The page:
• Labor for all this work - $10,000+
All you can do is shut the motor off the moment you see it's overheated, and hope your case is not the worst case.

When an engine has gotten hot enough to pull studs you have to look for other issues.  The first is warpage.  The heads are almost certainly going to be warped, and we would surface them as a matter of course.  The mating surface on the block – called the deck – may also be warped, but it’s not so easy to fix that.  The only way to true a warped deck is to remove the motor, strip it completely – including stud removal - and then machine it flat. It's very common for people to skip this step - "just throw some new gaskets in and per er together" - but that really just sets you up for later failures, often worse than the first one.

Here’s a cylinder head after it’s been surfaced.  The surface is uniform and smooth but we had to shave off .008 to achieve that.  If we had skipped that step the head gasket would have been overstressed in the high spots and under stressed in the low ones.  That's why surfacing is important.  

We also do a full valve job, to ensure the car runs as smooth as possible.  I often see shops skip this step too, but why?  If you can spend a few more hours here and get a smoother car, why would you not do that?

Bentley cylinder head ready to install (c) J E Robison Service
When studs pull out of the block you have two choices.  Mild damage can be fixed with a Heli-coil insert.  More major damage calls for a solid insert.  In both cases the fitment of larger inserts between the stud and the block makes for a stronger joint than original. That means we can assemble with 110% of the original torque, which reduces odds of failure even more.  Strong studs - strong engines.

What's the typical repair consist of now?
  • Remove heads, clean all parts, and check for damage. Always pull both heads, even if only one is blown.  If you don't, the other side will fail soon after.  We have learned that the hard way.
  • Check the heads for cracks and warping, and do a full valve job with guides and seals.
  • Check all the injectors and replace all fuel injection o rings.
  • Replace the thermostat, belts, and other consumable parts.
  • Use a fixture to test torque the head studs 20% tighter than stock and ensure they do not begin to give way when left overnight.  Repair any that are marginal.
  • Use a gauge to check block flatness and consider full overhaul if the warpage is more than .004
  • Replace all the hard rubber hoses in the center engine area - this is your time to get at them easily.
When you do all this work, you always wonder . . . is this as deep as the damage goes?  Unfortunately, there is no way to know, short of total engine disassembly.  It’s possible the pistons have seize damage, and it’s possible the liner seals are damaged.  There are other possibilities too, but they are less likely.  You can look for evidence, but if there's nothing to see you have to put it together and hope for the best.  

What can you do to check for other damage?
  •        Look at the cylinder walls for signs of scraping.  That could be evidence of piston damage.  If you see this, the engine should be removed and the pistons pulled.
  •        Look at the oil, and sniff it. Is it burnt?  Burnt oil is a very bad sign because it means the core of the motor got very hot.
  •        Look at the amount of warpage in the deck.  If you have .003-.005 of warping (measured with a good straight edge) that’s probably ok.  .010 of warping and you may have bigger problems that will necessitate engine removal.  When the metal is warped at the top it may be warped at the bottom, and if the crank journals are out of true the engine will eventually fail.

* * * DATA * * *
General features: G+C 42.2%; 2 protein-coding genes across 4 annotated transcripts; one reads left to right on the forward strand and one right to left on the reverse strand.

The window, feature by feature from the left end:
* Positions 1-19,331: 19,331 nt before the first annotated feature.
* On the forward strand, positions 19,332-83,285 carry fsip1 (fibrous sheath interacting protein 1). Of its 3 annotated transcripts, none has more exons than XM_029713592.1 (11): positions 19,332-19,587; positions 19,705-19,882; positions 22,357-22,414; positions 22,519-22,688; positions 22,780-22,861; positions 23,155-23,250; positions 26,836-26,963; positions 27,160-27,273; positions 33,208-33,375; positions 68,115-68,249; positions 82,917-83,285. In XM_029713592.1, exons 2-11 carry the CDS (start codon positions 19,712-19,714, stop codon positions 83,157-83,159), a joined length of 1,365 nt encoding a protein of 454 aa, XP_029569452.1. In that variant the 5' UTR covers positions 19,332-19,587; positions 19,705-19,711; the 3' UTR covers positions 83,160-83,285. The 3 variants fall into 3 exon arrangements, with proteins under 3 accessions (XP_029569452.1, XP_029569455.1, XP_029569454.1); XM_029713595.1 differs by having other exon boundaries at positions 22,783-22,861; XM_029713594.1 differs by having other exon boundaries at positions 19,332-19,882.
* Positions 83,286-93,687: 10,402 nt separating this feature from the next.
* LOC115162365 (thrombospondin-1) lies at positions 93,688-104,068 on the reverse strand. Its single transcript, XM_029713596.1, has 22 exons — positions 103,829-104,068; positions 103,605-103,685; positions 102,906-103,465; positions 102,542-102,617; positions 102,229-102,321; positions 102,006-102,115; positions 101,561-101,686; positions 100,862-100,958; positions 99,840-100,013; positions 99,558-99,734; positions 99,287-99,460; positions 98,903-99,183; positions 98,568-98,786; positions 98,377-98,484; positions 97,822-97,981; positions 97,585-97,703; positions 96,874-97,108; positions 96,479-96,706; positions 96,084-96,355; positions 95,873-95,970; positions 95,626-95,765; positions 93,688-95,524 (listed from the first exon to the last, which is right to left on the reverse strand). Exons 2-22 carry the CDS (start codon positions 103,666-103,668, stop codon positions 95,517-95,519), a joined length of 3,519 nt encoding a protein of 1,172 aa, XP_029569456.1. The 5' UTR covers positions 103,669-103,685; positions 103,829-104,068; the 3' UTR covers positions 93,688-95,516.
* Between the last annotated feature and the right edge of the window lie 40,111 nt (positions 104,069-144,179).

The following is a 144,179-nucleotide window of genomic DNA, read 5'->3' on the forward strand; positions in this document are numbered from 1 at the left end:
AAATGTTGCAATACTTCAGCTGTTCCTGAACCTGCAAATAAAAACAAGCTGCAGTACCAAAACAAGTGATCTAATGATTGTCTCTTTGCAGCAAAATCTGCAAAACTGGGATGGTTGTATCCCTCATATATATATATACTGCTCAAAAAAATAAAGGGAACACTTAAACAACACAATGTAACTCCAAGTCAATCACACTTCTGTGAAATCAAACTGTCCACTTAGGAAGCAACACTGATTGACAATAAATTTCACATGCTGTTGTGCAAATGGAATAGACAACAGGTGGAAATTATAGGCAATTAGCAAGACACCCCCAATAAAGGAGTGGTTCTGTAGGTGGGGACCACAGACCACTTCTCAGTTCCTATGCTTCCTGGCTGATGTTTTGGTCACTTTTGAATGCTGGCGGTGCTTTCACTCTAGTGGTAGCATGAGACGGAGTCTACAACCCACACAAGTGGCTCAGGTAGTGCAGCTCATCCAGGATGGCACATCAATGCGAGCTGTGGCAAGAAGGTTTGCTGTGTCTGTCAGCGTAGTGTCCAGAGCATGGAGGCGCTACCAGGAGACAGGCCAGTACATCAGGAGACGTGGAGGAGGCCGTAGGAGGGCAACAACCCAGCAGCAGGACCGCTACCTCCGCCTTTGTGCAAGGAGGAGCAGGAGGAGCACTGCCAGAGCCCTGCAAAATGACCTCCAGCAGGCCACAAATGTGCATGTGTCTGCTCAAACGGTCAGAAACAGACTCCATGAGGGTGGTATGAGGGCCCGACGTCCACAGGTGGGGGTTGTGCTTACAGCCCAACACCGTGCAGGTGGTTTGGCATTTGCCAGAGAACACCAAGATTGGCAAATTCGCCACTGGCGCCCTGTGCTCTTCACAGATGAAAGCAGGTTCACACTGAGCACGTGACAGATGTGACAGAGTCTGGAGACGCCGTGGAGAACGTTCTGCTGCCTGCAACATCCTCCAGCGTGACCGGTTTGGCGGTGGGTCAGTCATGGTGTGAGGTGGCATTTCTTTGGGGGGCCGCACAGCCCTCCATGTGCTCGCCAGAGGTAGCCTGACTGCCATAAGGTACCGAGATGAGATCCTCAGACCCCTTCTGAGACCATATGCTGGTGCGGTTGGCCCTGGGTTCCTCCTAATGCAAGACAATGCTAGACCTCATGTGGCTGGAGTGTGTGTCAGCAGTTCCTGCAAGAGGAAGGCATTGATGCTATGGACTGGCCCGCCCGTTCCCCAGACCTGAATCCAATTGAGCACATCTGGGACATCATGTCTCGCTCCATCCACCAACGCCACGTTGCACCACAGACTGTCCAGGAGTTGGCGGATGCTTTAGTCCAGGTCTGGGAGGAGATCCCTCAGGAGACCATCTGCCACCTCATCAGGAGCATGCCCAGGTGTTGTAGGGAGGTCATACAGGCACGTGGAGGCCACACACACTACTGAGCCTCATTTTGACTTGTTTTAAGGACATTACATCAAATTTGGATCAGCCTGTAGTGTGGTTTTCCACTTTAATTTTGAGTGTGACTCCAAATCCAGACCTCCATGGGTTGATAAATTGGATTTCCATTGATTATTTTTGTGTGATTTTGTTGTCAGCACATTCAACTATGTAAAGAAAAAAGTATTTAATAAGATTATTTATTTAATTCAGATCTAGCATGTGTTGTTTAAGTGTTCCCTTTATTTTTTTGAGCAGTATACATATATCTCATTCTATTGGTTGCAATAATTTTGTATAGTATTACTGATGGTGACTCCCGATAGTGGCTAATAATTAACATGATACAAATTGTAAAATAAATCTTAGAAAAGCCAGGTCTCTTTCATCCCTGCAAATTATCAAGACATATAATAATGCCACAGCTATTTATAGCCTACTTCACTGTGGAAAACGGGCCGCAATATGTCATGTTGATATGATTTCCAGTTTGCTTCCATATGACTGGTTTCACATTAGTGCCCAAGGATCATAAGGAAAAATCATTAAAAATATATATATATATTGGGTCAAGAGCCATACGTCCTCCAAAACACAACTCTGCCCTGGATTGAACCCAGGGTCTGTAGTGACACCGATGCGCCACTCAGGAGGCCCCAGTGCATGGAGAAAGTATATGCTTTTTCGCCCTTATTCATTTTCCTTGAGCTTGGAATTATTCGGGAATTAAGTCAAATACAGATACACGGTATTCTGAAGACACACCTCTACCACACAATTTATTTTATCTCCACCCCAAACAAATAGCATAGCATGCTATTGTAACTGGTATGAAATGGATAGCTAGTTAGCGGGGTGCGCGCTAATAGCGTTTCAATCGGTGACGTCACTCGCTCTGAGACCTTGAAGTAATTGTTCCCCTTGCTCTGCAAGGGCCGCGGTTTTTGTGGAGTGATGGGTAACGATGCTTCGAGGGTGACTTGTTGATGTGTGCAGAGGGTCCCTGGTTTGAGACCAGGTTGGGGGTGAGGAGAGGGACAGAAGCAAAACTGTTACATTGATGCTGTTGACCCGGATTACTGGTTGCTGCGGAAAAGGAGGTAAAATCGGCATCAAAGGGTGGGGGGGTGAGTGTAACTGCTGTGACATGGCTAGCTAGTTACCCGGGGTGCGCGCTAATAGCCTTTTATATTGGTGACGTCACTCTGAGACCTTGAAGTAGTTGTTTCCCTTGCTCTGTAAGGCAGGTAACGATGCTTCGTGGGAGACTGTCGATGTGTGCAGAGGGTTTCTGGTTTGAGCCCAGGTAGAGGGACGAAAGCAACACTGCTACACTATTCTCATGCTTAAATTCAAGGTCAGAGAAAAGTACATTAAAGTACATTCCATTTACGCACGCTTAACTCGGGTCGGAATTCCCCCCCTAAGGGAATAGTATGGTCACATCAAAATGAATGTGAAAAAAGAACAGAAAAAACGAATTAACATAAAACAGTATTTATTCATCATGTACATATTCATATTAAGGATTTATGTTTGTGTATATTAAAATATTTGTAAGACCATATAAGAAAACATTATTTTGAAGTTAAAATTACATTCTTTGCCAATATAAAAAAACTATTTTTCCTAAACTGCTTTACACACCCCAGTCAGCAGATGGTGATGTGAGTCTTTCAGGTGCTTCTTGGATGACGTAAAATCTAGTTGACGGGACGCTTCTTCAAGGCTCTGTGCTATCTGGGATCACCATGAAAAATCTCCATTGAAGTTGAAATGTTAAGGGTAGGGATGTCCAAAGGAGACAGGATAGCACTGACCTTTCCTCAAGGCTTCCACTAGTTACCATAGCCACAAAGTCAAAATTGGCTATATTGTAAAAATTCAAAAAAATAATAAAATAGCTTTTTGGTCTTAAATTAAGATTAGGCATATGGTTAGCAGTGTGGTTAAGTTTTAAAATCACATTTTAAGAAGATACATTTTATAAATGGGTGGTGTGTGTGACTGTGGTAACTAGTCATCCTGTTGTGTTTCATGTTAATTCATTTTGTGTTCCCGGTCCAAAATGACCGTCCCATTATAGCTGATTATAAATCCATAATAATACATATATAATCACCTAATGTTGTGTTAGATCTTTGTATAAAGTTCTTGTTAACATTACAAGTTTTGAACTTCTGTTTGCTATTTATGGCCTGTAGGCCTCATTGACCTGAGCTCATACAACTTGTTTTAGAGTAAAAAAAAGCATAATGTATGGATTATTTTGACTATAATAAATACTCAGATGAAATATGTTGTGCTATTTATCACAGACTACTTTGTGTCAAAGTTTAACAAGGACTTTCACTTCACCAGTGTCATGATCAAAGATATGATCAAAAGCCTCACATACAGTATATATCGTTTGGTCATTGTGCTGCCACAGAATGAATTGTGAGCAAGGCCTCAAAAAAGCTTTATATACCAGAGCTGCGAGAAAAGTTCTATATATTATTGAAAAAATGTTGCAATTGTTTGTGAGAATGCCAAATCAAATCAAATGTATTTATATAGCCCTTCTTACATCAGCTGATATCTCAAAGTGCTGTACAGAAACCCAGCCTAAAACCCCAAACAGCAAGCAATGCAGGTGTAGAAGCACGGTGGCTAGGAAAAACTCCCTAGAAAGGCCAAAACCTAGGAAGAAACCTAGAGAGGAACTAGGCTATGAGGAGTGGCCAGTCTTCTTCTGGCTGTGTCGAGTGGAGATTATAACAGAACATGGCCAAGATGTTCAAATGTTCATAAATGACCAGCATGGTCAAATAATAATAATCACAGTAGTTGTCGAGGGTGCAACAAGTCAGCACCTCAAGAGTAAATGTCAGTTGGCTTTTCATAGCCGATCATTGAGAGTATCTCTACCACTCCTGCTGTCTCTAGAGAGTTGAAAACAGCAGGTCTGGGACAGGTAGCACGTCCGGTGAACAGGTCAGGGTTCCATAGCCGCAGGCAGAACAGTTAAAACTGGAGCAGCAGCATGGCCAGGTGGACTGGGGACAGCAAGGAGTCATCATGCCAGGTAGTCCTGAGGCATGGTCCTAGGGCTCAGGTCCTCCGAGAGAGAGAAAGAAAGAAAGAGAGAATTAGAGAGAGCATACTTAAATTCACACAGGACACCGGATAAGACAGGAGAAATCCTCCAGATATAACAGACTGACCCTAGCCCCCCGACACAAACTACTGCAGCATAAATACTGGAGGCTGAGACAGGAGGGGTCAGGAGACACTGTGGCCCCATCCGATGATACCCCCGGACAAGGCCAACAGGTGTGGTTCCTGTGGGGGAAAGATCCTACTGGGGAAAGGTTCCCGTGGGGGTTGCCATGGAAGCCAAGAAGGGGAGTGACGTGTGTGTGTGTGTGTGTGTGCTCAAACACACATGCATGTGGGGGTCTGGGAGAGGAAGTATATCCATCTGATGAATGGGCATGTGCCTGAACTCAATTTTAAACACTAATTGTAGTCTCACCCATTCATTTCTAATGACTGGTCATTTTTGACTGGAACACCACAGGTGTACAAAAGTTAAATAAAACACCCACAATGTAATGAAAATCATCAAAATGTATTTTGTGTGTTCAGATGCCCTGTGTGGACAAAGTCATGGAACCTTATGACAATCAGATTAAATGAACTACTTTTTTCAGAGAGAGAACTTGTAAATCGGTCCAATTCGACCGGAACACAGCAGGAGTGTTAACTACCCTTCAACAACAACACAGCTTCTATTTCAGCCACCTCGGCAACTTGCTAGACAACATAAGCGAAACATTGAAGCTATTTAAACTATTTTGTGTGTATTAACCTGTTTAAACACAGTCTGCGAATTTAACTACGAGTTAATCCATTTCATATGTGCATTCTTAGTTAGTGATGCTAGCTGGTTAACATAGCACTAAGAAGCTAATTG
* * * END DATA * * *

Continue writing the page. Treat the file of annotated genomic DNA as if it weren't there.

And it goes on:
Why do these engines fail?

That's an excellent question.  Here's my theory.  When the car is new the head bolts are torqued to around 50 foot-pounds.  With 20 bolts per side, this adds up to many tons of clamping force on the gasket surface. This force is increased every time the engine gets hot, and it's relaxed when the motor cools down. When the motor is overheated the pressures skyrocket.

After a few such cycles the gasket gets squeezed a tiny bit thinner, and the torque on the bolts starts to drop.  The result - lower clamping force on a cold engine.   When the motor heats up, all is still well because the thermal expansion tightens everything up.  But on a cold engine we have an incipient disaster.  When the low clamping forces of a cold engine with relaxed torque come up against the high cylinder pressures of a turbo engine under throttle the result may be a blowout.

That is why Bentley Turbo head gaskets blow out on cold engines.  Hot motors are much less at risk. It's one more good reason to warm your Turbo up thoroughly before you get into the throttle.

Bentley engine - always check the desk surface for warpage (c) J E Robison Service
We use Copper-Cote to help seal the head gasket after a blowout.  Reassembly of a Turbo R (c) Robison Service
Applicability of this article:

The information in this article applies to all Bentley Turbo R, Continental R, Continental T, and Azure cars, from the late 1980s to the early 2000s.  It's also mostly applicable to newer Bentley cars (Arnage, etc) with the 6.75L twin-turbo motor, though the teardown and reassembly of those engines may be more complicated and they are likely to have additional damage.

Bentley Continental T (c) J E Robison Service

Bentley Azure (c) J E Robison Service

Bentley Turbo R (c) J E Robison Service, Springfield, MA, USA
Give us a call at 413-785-1665 if you'd like to talk about a Rolls Royce or Bentley engine repair.  We handle all aspects of engine service and rebuilding.

And if you found this useful. . . . here is more on Rolls Royce and Bentley service:

Thoughts on buying a used Rolls Royce or Bentley - applies to Silver Cloud and newer series cars

More thoughts on Spur - Spirit - Turbo era car buying

Thoughts on restoration - applies to all cars